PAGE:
A babka is a sweet braided bread or cake which originated in the Jewish communities of Poland and Ukraine. It is popular in Israel (often referred to as simply a yeast cake: עוגת שמרים) and in the Jewish diaspora. It is prepared with a yeast-leavened dough that is rolled out and spread with a filling such as chocolate, cinnamon, fruit, or cheese, then rolled up and braided before baking.
|Alternative names||Krantz cake|
|Type||Bread or cake|
|Place of origin||Jewish communities in Eastern Europe|
|Variations||Chocolate babka, cinnamon babka, apple babka, sweet cheese babka, cinnamon raisin babka|
Babka developed in the Jewish communities of Eastern Europe in the early 19th century. Extra challah dough was rolled up with fruit jam or cinnamon and baked as a loaf alongside the challah. Chocolate was not originally used, as it was not generally available; the chocolate babka was likely a mid-20th century American development. Its name (though not necessarily the dish itself) may be related to a type of Easter cake popular in Poland and western Ukraine known as baba or the diminutive babka, which means "grandmother" in Polish, related to the Yiddish bubbe.
Although the Polish and Ukrainian babka are mutually eponymous with their Jewish counterparts, the appearance and preparation of each babka is drastically different. The Eastern European babka draws its name from its tall, stout, fluted sides formed in a traditional pan, and reminiscent of a grandma's skirt. In comparison, the variant introduced to Western culture by emigres to New York consists of strands of rich yeasted dough interwoven and baked in a loaf tin.
Babka was mostly unheard of outside of the Polish Jewish community until the latter part of the 20th century. European-style bakeries started to offer it in late 1950s Israel and in the US. In addition to chocolate, various fillings including poppy seeds, almond paste, cheese, and others became popular, and some bakers began to top it with streusel.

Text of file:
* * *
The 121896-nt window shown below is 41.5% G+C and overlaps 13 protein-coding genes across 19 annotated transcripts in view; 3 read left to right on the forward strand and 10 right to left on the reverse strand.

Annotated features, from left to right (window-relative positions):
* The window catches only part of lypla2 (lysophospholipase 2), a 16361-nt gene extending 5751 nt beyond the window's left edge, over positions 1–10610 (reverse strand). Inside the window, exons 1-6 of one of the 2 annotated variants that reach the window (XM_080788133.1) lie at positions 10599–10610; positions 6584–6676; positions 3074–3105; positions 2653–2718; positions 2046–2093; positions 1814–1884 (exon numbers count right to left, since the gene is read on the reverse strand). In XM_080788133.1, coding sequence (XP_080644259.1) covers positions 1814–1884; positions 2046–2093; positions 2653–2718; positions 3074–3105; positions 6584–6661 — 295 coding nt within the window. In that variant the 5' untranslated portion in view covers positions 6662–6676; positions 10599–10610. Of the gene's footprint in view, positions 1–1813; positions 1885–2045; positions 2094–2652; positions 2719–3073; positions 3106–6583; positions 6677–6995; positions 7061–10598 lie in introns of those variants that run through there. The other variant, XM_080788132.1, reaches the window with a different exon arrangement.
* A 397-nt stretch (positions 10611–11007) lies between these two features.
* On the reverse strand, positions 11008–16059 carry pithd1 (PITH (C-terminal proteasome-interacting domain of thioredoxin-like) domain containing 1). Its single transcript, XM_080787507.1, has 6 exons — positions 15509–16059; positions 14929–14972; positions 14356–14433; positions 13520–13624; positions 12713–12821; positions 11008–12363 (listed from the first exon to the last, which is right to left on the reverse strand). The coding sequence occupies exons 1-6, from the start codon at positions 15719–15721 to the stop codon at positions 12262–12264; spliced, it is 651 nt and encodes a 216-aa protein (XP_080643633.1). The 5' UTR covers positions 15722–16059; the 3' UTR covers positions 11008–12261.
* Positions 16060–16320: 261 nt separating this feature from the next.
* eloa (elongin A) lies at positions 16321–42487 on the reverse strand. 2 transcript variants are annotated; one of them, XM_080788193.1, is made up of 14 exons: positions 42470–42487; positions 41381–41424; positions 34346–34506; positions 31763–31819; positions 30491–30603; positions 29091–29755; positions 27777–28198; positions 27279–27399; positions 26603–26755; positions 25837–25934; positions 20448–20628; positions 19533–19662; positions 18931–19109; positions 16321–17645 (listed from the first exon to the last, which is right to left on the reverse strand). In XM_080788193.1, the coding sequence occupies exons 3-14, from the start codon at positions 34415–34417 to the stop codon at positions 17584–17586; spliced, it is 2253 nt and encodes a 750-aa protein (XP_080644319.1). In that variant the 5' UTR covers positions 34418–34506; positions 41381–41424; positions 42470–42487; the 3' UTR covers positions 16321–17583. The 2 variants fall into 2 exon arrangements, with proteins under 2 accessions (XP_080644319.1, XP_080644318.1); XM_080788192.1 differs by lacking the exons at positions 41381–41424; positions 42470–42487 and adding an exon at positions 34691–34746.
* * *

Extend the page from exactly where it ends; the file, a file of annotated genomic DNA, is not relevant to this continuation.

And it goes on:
Beginning in the 2010s the popularity of babka increased across the United States, especially in New York, where a popular Israeli bakery from Tel Aviv owned by Gadi Peleg, Breads Bakery, opened a location and began to sell their babka filled with traditional fillings such as cinnamon, as well as non-traditional fillings such as Nutella, apple, cheesecake, as well as a savory version with za'atar and feta cheese. They became well known for their chocolate babka.
The newfound popularity of babka across the United States and Canada among both Jews and non-Jews has resulted in many non-traditional variations filled with such fillings as buffalo chicken, rainbow, everything bagel, and cookie butter, among others. Babka has also been featured on restaurant menus and in such dishes as french toast, cheesecake, babka ice cream, and babka ice cream sandwiches, among others.
It consists of either an enriched or laminated dough; which are similar to those used for challah, and croissants respectively, that has been rolled out and spread with a variety of sweet fillings such as chocolate, cinnamon sugar, apples, sweet cheese, Nutella, mohn, or raisins, which is then braided either as an open or closed plait, topped with a sugar syrup in order to preserve freshness and make the bread moister. It is sometimes topped with a streusel topping.